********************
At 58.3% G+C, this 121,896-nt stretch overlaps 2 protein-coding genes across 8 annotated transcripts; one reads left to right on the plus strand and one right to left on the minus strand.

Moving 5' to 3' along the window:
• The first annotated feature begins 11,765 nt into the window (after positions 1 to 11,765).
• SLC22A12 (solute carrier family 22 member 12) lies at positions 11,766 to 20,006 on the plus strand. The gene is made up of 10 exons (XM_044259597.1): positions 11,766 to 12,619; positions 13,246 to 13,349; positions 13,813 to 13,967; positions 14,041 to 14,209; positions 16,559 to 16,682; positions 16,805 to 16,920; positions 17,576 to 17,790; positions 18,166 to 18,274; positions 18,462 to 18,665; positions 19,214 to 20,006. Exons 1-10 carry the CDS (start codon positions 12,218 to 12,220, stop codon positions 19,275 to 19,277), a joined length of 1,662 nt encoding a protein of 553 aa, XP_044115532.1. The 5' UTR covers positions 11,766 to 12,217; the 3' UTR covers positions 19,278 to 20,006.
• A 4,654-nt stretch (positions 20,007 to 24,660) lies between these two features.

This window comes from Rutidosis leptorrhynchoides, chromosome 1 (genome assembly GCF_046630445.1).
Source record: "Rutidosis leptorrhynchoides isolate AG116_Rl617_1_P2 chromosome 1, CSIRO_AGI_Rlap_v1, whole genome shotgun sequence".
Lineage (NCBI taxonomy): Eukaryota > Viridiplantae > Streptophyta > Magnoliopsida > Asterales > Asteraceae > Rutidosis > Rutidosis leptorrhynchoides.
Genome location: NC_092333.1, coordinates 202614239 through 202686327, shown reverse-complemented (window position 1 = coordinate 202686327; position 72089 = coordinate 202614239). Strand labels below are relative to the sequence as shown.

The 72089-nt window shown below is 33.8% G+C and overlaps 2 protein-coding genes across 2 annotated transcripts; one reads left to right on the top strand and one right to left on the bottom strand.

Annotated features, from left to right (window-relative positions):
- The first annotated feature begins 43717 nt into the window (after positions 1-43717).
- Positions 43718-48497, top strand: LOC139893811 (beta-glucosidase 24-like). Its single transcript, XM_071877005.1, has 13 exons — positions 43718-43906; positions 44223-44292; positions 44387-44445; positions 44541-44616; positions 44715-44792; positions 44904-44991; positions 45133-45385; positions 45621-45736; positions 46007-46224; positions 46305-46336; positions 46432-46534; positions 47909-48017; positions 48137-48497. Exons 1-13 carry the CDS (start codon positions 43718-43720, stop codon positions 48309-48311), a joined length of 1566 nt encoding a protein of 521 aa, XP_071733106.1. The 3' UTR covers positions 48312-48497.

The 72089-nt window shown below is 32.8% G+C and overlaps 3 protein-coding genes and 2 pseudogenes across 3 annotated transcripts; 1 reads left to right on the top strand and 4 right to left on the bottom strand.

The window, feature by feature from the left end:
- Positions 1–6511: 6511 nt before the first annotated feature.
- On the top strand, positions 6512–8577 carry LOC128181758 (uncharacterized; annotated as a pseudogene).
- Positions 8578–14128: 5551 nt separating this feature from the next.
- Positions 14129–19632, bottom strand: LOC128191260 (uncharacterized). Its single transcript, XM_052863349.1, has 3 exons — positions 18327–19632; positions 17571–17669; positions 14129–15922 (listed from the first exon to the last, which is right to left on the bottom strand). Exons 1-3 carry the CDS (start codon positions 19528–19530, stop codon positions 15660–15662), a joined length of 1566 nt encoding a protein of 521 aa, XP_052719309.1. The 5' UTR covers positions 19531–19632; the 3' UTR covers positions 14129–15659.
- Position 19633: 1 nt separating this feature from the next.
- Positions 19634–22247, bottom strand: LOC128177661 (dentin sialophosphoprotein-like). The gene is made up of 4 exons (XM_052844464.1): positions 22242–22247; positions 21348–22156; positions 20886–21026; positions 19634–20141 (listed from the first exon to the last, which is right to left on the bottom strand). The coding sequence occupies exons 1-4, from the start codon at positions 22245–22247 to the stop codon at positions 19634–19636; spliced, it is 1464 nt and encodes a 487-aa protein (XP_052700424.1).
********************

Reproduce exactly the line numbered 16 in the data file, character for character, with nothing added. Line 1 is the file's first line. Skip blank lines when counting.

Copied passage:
- Positions 1–6511: 6511 nt before the first annotated feature.